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# In the figure AB and CD are two diameters of circle. Interse

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Manager
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Re: In the figure AB and CD are two diameters of circle. Interse  [#permalink]

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09 Feb 2016, 04:26
Could anyone please be so kind to explain this question with use of diagrams? I have a very hard time understanding the answer to this question. Thank you very much
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Re: In the figure AB and CD are two diameters of circle. Interse  [#permalink]

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12 Sep 2018, 08:24
we have to connect C to center O and prove that the angle at the center is double the angle CEB.

this is hard.
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Re: In the figure AB and CD are two diameters of circle. Interse  [#permalink]

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12 Sep 2018, 09:04
Quick elimination tip here

An triangle formed by the diameter of a circle and any other point on that circle is a right triangle. The diameter is the hypotenuse and the right angle is formed by the two legs extending to the point. So, in this case, we can create a right triangle by drawing a line from, say, E to D. This shows that angle CED is greater than 90, so eliminate C, D and E.
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Re: In the figure AB and CD are two diameters of circle. Interse  [#permalink]

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12 Nov 2018, 07:52
PathFinder007 wrote:
Attachment:
Circle_Angle.JPG
In the figure AB and CD are two diameters of circle. Intersecting at angle 48 degree. E is any point on Arc CB. find angle CEB

A. 114
B. 100
C. 80
D. 96
E. 40

All angles are measured in degrees.

$$? = x = \angle CEB$$

01. Triangle AOC is isosceles with base AC, hence the 66-degrees angle is justified.

02. Angle BAC is inscribed in the circle, hence the 132-degrees red arc (CEB) is justified.

03. Angle x (our FOCUS) is inscribed in the circle and corresponds to the blue arc CADB, hence:

$$? = {{360 - 132} \over 2} = 114\,\,\,\,\,\,\,\, \Rightarrow \,\,\,\,\,\left( A \right)$$

This solution follows the notations and rationale taught in the GMATH method.

Regards,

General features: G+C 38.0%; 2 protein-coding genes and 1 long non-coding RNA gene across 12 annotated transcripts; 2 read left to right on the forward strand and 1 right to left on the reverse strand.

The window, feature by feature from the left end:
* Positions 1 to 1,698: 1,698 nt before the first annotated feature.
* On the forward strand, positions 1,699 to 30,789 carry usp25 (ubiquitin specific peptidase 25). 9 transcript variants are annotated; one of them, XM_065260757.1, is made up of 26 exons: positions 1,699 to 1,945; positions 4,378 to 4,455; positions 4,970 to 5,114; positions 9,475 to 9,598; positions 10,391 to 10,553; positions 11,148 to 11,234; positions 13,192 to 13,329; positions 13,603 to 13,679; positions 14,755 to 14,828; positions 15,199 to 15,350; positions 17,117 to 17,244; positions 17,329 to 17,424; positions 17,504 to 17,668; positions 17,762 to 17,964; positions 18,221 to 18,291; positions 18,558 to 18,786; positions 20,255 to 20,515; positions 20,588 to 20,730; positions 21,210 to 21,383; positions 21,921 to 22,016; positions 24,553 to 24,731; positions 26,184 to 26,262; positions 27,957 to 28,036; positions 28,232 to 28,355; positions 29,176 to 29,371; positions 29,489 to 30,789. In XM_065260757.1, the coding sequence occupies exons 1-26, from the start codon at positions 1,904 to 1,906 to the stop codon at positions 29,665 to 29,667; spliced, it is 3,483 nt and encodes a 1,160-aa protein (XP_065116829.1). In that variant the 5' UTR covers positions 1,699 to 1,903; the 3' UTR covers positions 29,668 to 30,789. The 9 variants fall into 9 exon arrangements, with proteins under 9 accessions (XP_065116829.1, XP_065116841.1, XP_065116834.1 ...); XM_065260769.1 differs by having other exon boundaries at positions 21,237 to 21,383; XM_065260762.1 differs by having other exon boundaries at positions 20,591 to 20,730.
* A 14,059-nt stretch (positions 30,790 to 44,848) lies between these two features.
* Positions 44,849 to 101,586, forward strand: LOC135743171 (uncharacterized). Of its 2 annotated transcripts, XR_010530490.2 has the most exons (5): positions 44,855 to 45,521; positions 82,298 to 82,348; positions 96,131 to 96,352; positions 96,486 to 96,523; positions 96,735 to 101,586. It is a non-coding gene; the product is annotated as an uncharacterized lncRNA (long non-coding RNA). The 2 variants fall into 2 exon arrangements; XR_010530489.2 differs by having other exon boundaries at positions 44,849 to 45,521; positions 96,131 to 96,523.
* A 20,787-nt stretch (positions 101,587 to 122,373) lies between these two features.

Fabio.
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Re: In the figure AB and CD are two diameters of circle. Interse  [#permalink]

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12 Nov 2018, 09:17
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PathFinder007 wrote:
Attachment:
Circle_Angle.JPG
In the figure AB and CD are two diameters of circle. Intersecting at angle 48 degree. E is any point on Arc CB. find angle CEB

A. 114
B. 100
C. 80
D. 96
E. 40

Let's use some useful circle properties

First let's add a blue line, to divide ∠CEB into 2 angles

CD is the DIAMETER of the circle
Since ∠CED is an inscribed angle containing (aka "holding") the diameter, we can conclude that ∠CED = 90°

Now recognize that the intersection of AB and CD creates two equal (vertically opposite) angles, we can conclude the angle opposite the 48° is also 48°

Now recognize that we have two angles containing (aka "holding") the arc BD
Property: If a CENTRAL angle and an INSCRIBED angle contain the same arc, then the CENTRAL angle is TWICE the INSCRIBED angle
This means that ∠DEB = 24°

At this point, we have:

So, ∠CEB = 90° + 24° = 114°

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Re: In the figure AB and CD are two diameters of circle. Interse  [#permalink]

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12 Nov 2018, 18:14
Angle CBE + Angle ODB = 180 degree as sum of opposite angles of a quadrilateral is 180.
So, CBE =180-66=114
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Re: In the figure AB and CD are two diameters of circle. Interse  [#permalink]

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13 Nov 2018, 07:08
karishma,

I have a doubt..so from what I understand is that the angle around O should be 360 degree, so shouldnt angle COB be 132 degree? angle COA and angle AOD adds up to 180 degree. angle BOD is 48 degree, making it all add up to 228 degree. Then should angle COB not be 360-228=132 degree?Where am I going wrong, pls help

2nd doubt- is angle COA =48 degree? if not, why? (i assumed angle BOD and COA to be vertically opposite)
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Re: In the figure AB and CD are two diameters of circle. Interse  [#permalink]

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13 Nov 2018, 11:25
1
1
Quote:

In the figure AB and CD are two diameters of circle. Intersecting at angle 48 degree. E is any point on Arc CB. find angle CEB

A. 114
B. 100
C. 80
D. 96
E. 40

An INSCRIBED ANGLE is formed by two chords.
A CENTRAL ANGLE is formed by two radii.
When an inscribed angle and a central angle intercept the same two points on a circle, the inscribed angle is 1/2 the central angle.

Here, inscribed angle CFB and central angle COB both intercept the circle at points C and B.
Since central angle COB = 132º, inscribed angle CFB = (1/2)(132) = 66º.

Rule:
When a quadrilateral is inscribed in a circle, opposite angles sum to 180º.

Since opposite angles inside inscribed quadrilateral CEBF must sum to 180º, angle CEB = 180-66 = 114.